Basic sewing tools, yes, tools. Without these (and a handful of rulers) quilting would no be as enjoyable as it is now.
I love Ginger scissors. The pattern on the handle of both the embroidery and 8 inch dressmakers shears, is the American Flag.
There is a new style Olfa cutter with the easy release blade feature (nice!)
The precision Trimmer 6 inch by Marsha mcCloskey is really a 6 1/2 square, perfect for the FW blocks and the rotary cutting mat, wouldn't quilt without it!
My favorite stiletto and seam ripper. The handles are turned acrylic by a man that I found at one of the sewing shows I went to earlier this year. Bought the one on the right a year ago and even though the ends are interchangeable, it was bothersome as I use both tools, the ripper to cut the threads in-between chain pieced parts and the stiletto to guide the fabric under the presser foot.
You say you don't use a stiletto? Why not? Do you use the point of your seam ripper? Not good. Do you use your fingers? Not good. Simply stated, a stiletto will help hold those little ends straight when you feed them into the needle are where your fingers can't and shouldn't go.
OMG, I have been digging out notions that I had forgoten that I had. You know when something new comes out and you just have to have it? Well, this is what I said when this Mini Iron II came out. I already had the first version, why have the second? Well look at all of the tools it comes with! The one that I am finding the most handy is the large end. It gets hot enough to do a basic press, like pressing blocks open before the next step, and it saves me getting up and down to go to my steam iron (which I do use as the final press)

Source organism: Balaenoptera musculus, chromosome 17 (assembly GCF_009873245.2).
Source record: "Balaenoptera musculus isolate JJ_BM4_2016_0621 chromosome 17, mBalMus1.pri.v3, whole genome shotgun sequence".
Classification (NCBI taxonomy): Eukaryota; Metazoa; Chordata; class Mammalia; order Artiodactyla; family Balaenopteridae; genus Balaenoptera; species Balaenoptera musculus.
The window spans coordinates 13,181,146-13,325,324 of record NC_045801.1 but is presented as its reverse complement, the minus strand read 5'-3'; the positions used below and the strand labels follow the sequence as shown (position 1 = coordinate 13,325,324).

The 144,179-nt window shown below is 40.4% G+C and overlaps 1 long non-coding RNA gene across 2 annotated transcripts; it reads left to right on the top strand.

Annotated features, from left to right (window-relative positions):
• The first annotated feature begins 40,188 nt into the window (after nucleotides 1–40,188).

Look at the picture of my machine. It is sitting on a custom made table. My DH made it for me and I covered it in two layers of warm and natural and one layer of pretty duck canvas. I did that so I could iron on, smart huh?
This is a little piece of scrap fabric that you feed under your presser foot, take a few stitches to secure the thread and then start sewing on your block. This helps keep the thread from pulling back, keeps the little ends from ending up as lint in the bobbin area and in general, helps feed things smoothly into your machine. I use them till I cant stand them any more and start another one. These are just a few from the first 20 FW blocks.
So what have I learned today? I really don't like 6 inch blocks, or at least the 6 inch blocks that have 1 1/2 inch pieces. The seam allowance is almost as big as the piece you are working on, thank goodness, I am thinking about sending this one out to be quilted. I can only imagine what it would be like to quilt over all of these little seams!
So here is my progress for today, the next 10 Farmers Wife Blocks: